I started on this kind of contrapuntal line in the second violin last time, without giving it backing from the other instruments, and I realized when I got back to it today, that I wanted it to really stand out. So I actually give the first violin a few measures rest, and I decide to give the viola and cello an accompanying line that is plucked instead of bowed. This means that the line will really come out. I remember studying 18th century counterpoint and especially Bach’s inventions and fugues, and I try to imitate his style a little bit when I write the next line, which I give to the first violin.
It’s always fascinating to try and pin a stroke of inspiration on what’s going on. Easter just happened, and I was part of a women’s choir that sang “Jesu, Joy of Man’s Desiring” (which was written by Bach), so the Bach-ian lines are pretty fresh in my mind from singing that piece. But since Bach is one of the ostensibly most accomplished composers of all time, I don’t feel like it can ever be wrong to get inspiration from his music. One of the many things I admire about him is his sheer size of work he left behind. He wrote so much music. His music also typically really sounds like his own, which means that he refined his own musical language in all the pieces he wrote. He has this lovely way with working from one chord to the next, and it feels like it fits, and you come to expect it a certain way. One of the things we probably all like to hear in music is some kind of predictability, and also some surprising elements. So a piece that starts out with inspiration from Philip Glass, and continues with inspiration from J. S. Bach, I hope will still sound like my music to the listener.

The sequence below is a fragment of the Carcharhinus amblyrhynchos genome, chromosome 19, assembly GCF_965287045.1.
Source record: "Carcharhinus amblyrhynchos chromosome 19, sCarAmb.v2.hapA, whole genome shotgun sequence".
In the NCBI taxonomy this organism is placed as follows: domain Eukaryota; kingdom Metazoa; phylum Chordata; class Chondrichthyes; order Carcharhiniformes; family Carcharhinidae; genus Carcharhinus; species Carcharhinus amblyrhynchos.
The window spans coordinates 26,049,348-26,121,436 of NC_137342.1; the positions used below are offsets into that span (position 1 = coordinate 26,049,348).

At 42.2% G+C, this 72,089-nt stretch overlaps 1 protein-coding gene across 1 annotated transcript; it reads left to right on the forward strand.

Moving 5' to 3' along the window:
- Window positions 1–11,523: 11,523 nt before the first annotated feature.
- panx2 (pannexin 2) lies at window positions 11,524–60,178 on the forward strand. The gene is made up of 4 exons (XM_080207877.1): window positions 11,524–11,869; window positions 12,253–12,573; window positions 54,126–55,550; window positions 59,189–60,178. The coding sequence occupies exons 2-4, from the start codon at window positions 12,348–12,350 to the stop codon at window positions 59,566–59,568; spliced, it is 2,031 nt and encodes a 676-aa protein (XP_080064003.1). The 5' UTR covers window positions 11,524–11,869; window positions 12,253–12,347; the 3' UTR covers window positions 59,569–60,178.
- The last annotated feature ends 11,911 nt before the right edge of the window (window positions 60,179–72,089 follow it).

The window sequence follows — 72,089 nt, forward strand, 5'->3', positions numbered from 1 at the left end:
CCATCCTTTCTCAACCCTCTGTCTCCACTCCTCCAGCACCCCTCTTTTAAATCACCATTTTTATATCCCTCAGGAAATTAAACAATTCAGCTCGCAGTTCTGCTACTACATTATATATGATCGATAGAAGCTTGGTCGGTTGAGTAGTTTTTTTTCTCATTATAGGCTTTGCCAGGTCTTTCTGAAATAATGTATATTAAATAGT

So after the first violin finishes the answer to the first line, the viola gets the response. I have to go now, but I’ll probably let the cello answer to that line, and then let them all play something together, which sounds like it belongs, with the right blend of anticipation and surprising elements.